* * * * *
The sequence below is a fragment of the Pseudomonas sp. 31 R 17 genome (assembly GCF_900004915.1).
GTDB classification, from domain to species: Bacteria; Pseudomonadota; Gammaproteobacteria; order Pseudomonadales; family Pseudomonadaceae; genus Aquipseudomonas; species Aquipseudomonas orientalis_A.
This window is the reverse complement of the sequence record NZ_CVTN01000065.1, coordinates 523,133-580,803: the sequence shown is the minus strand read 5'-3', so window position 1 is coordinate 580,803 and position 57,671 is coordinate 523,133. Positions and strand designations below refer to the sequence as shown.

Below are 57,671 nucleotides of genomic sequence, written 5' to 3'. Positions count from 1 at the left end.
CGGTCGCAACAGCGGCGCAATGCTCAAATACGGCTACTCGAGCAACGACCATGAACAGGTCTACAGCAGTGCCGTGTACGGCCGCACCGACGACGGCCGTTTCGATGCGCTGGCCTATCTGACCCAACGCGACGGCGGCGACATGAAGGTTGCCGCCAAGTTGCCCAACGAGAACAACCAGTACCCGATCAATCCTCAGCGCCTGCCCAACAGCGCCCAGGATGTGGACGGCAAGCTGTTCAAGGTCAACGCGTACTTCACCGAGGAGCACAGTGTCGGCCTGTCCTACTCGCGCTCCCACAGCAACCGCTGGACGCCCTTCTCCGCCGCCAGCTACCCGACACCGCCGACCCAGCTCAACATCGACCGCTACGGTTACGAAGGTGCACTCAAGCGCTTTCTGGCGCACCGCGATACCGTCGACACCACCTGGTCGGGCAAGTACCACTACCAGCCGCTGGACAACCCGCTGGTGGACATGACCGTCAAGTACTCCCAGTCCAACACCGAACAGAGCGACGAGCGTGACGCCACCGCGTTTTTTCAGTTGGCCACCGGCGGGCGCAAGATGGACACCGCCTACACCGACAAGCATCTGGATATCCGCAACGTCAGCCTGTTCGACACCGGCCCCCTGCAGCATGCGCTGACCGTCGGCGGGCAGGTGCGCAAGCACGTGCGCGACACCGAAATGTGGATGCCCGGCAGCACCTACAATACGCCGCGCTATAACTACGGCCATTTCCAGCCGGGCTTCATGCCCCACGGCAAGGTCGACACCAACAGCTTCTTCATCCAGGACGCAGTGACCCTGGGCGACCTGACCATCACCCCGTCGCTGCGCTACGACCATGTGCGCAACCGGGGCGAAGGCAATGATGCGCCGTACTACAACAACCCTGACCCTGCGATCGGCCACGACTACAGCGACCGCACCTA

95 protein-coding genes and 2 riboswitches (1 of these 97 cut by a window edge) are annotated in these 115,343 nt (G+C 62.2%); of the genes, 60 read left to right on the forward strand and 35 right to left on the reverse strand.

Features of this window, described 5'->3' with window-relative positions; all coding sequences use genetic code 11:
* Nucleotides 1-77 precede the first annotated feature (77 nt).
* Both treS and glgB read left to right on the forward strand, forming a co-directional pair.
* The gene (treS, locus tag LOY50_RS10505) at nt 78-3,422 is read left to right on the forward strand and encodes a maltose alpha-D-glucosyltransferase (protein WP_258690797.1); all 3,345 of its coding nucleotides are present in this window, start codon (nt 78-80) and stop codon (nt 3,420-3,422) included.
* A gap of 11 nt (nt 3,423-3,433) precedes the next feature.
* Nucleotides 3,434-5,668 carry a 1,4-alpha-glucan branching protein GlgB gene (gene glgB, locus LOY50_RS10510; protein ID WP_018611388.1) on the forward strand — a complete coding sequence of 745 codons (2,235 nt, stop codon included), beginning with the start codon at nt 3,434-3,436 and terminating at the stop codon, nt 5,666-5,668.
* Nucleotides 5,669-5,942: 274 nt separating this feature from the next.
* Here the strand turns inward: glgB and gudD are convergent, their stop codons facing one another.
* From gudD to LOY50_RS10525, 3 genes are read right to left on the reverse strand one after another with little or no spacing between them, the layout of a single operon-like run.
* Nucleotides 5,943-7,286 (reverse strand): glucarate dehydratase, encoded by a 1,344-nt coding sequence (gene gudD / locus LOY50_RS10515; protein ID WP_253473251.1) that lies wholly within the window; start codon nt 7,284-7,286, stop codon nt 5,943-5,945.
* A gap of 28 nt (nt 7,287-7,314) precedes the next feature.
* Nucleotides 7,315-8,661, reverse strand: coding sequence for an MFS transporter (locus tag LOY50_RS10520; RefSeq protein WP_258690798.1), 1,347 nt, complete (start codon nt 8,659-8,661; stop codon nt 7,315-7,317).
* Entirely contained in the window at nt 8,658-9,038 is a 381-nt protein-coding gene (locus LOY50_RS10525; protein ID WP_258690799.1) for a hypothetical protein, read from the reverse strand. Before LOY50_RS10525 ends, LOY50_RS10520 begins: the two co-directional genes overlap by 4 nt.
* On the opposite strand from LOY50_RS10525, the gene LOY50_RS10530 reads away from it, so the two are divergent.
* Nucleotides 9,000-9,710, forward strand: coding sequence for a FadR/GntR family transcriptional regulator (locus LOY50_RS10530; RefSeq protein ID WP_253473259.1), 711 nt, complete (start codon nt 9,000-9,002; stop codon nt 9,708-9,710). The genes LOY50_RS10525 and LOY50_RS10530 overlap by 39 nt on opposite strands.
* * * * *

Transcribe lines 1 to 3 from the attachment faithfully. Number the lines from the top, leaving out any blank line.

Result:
The sequence below is a fragment of the Pseudomonas sp. 31 R 17 genome (assembly GCF_900004915.1).
GTDB classification, from domain to species: Bacteria; Pseudomonadota; Gammaproteobacteria; order Pseudomonadales; family Pseudomonadaceae; genus Aquipseudomonas; species Aquipseudomonas orientalis_A.
This window is the reverse complement of the sequence record NZ_CVTN01000065.1, coordinates 523,133-580,803: the sequence shown is the minus strand read 5'-3', so window position 1 is coordinate 580,803 and position 57,671 is coordinate 523,133. Positions and strand designations below refer to the sequence as shown.